IC: Jobs, climate, migration and the rule of law

Two children with a water jug walk through a dried out riverbed.
Addressing climate change is a high priority for international cooperation in the 2021–24 period. © A. Ishokon

The international cooperation strategy is a foreign policy framework for Switzerland, based on the Federal Constitution, to alleviate need and poverty worldwide, improve respect for human rights, promote democracy and protect the environment. The Federal Council defined the thematic and geographical priorities for the next four years in February. In the 2020 summer session, the National Council is to discuss the subject.

Four thematic priorities

Based on the Federal Constitution and legislation, every four years the Federal Council and Parliament define the strategic approach of Switzerland's international cooperation. Alleviating need and poverty in the world and sustainable development are at the heart of the international cooperation mandate. The following thematic priorities have been set for 2021–24:  

  • creating decent local jobs 

  • addressing climate change  

  • reducing the causes of forced and irregular migration 

  • promoting the rule of law 

 
The Federal Council seeks to increase the impact of international cooperation through these four priorities, a focus on specific regions, innovation, and the use of digital technologies. This new approach will also give Switzerland greater flexibility in responding to crises and opportunities.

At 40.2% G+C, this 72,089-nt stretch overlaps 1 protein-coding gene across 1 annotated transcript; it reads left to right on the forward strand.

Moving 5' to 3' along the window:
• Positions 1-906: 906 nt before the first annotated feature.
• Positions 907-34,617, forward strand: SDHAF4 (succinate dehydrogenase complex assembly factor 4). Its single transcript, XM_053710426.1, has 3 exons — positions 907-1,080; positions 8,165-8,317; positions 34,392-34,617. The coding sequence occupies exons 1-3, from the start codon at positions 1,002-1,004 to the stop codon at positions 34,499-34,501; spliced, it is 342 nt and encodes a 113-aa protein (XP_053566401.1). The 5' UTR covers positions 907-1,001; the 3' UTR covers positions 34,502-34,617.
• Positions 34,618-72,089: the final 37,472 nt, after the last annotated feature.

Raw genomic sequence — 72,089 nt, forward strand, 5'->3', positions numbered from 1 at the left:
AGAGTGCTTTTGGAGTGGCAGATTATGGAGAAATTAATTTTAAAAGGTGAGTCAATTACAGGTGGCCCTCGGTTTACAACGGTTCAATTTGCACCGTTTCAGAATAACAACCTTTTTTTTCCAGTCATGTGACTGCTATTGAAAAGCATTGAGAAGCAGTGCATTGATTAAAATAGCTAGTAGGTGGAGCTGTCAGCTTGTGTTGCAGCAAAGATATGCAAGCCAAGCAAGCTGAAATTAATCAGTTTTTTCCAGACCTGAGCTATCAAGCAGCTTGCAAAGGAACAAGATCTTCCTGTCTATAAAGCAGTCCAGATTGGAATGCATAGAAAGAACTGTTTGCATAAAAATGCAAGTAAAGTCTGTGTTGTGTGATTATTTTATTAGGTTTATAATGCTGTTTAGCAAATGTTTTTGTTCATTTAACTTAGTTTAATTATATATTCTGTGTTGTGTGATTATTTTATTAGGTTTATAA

Key figures

Under the current financial plan, a total of CHF 11.25 billion has been earmarked for the 2021–24 period (compared to CHF 11.11 billion for 2017–20). As a consequence of a correction to inflation, this amount is less than the CHF 11.37 billion that were expected at the time of the public consultation. Switzerland can undertake commitments up to this amount during the relevant period. The relevant funding will be determined by Parliament during the annual budget debates. Based on the latest projections, with the proposed payments, Switzerland's official development assistance (ODA) would amount to 0.46% of gross national income. As a consequence of the latest GDP prognosis, the expected rate of ODA is slightly above the rate expected at the time of the public consultation (0.45%). This is below the 0.5% target which was approved by Parliament in 2011 and has since been reaffirmed on several occasions. 

Parliament will debate the 2021–24 international cooperation strategy in the summer and autumn sessions of this year.

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